I read only 8 books towards my Top 100 Books to be read in Five-Years, which thought is in its fourth year has hardly I have hardly reached half the target (48 percent completion rate). For the Commonwealth Writers Winners Prize for Africa Region Reading Challenge, I read a single book.

Favourite Books
African Books: I read some excellent African books and some not too good ones in 2013. The great books I read in 2013 would include Ngugi's Wizard of the Crow - which doubles as the most voluminous African book with 768 pages - Mongo Beti's The Poor Christ of Bomba, Chuma's anthology The Ghost of Sani Abacha, Bessie Head's When Rain Clouds Gather and Tales of Tenderness and Power, Soyinka's Kongi's Harvest, Mawuli Adzei's Taboo and Ama Ata Aidoo's No Sweetness Here. Let me chip in Credo Mutwa's Indaba, My Children. I will also add Manu Herbstein's Ama and Dambisa Moyo's Dead Aid.

Non-African Books: Here one can talk about Dostoevsky's duo: Crime and Punishment and The Karamazov Brothers; Tolstoy's duo: Anna Karenina and War and Peace; Elias Canetti's Auto da Fe; Nassim Nichola Taleb's Antifragile; Henrik Ibsen's An Enemy of the People; Orwell's Animal Farm; and William Tennessee's A Streetcar Named Desire. Also to be included are: Salman Rushdie's Midnight's Children and Frank Herbert's Dune.

Overall, with the exception of one or two books every story I read this year was fantastic. Sometimes it is only by reflecting does one realise how enjoyable life has been.

Trivia
Origin: Thirty-six (of the 63 books; or 57 percent) of all the books I read were by Africans. Though this is better than last year's figure, it represents a decreasing trend since I began blogging in 2009. I discovered that the Heinemann African Writers Series from which I draw my African books (more than 90 percent of the African books available were published by them) are running out of copies I have not read. Unless previously, I visit bookshops and return with fewer African titles. This bespeak of the need for publishers of African literature to expand distribution. It is sad that African books are easily accessed outside the continent. If Africa is the future, to which the Chinese are running and into which the Europeans and the North Americans are digging deeper, then such entrepreneurs should realise that book sales move in tandem with economic development. As I see it, in 2014 I might end up reading more non-African books since they are the ones I have on my shelf. What then would become of my attempt (read that. It's just an attempt so those authors who write to insult me kindly stop) of promoting African literature.

Authors: The author I read the most was Bessie Head with 3 books. This was followed by Ahmadou Kourouma, Fyodor Dostoevsky, Leo Tolstoy, and Ngugi wa Thiong'o, each with 2 books.

Rereads: There was only one re-read. I reread George Orwell's Animal Farm. I first read this book in 1996 and thought it was time for a reread.

Gender: Fifteen or (23%) of the books and single stories I read were by female authors (a decline from the 2012 figure of 33 (38%)) and 5 (8%) were of mixed-sex authorship, mostly anthologies (an increase from the 2012 figure of 4 (5%)) . The remaining 44 (69%) were by male authors.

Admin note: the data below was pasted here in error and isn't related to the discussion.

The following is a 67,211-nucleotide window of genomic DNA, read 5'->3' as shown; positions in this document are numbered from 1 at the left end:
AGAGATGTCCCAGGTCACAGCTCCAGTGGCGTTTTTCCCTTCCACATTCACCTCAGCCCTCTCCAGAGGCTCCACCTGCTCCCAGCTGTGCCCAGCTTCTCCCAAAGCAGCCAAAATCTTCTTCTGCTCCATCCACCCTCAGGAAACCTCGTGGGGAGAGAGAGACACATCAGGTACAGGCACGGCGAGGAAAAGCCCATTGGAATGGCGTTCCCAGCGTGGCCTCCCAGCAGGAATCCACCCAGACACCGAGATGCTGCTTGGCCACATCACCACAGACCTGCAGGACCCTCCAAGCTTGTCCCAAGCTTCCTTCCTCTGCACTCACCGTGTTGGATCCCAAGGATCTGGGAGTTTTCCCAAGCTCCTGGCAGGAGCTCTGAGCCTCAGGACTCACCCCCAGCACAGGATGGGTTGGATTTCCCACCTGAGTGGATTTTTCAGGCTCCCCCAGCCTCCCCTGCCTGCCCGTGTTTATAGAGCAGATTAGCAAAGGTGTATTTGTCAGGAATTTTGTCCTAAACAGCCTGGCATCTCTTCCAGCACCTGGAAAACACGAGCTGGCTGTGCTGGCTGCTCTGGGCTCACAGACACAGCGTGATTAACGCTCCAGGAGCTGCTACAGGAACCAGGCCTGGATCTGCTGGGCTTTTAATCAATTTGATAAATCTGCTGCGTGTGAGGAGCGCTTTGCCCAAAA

Genre: I read one Single Story (an uncollected short story - not part of an anthology, usually in a magazine); 10 Short Story anthology; 9 Non-Fiction; 3 Poetry Anthology; 33 Novels, 1 Novella (< 150 pages); 17 Translations; and 6 Plays. This will include double counting as a translation could also fall into any of the other categories.

Pages: I read some pretty big books. The biggest was Tolstoy's War and Peace with 1,392 pages. The smallest book I read was Oedipus Rex by Sophocles (The single story The Lump in Her Throat by Aba Amissah Asibon was 10 pages, though that is not a book). The average number of pages per book was 302 (257 in 2012), surpassing the 2009 record of 279 pages per book. Eleven of the books I read were at least 450 pages, out of which nine were at least 500 pages. In all I read a total of 19,021 pages.

Year of Publication: The oldest book I read was Oedipus Rex by published in around 500 BC and the newest was published in 2013 (Breaking Silence, The Lump in Her Throat, African Roar 2013, and A Bit of Difference).
  • Pre 1800: 1 (1.6%) 
  • 1800 - 1899: 9 (14.3%)
  • 1900 - 1999: 26 (41.3%)
  • 2000 & Beyond: 27 (42.9%)
New Countries:  Austria: The Confusions of Young Torless by Robert Musil; Norway: An Enemy of the People by Henrik Ibsen; Russia: (see above); and Bulgaria: Auto da Fe by Elias Canetti. The countries I read most from was Ghana (9). This is followed by Nigeria (8), United States (6), Russia (5), and Britain (4).

5 comments:

  1. Congratulation! We hope to continue reading together.

    ReplyDelete
  2. Jeez this is some hardcore reading!

    ReplyDelete
  3. This is serious. Not only do you read a lot but you are meticulous in your tracking of your reading. Great job.

    ReplyDelete
    Replies
    1. Thanks. It's easy to do it, once you have created your template.

      Delete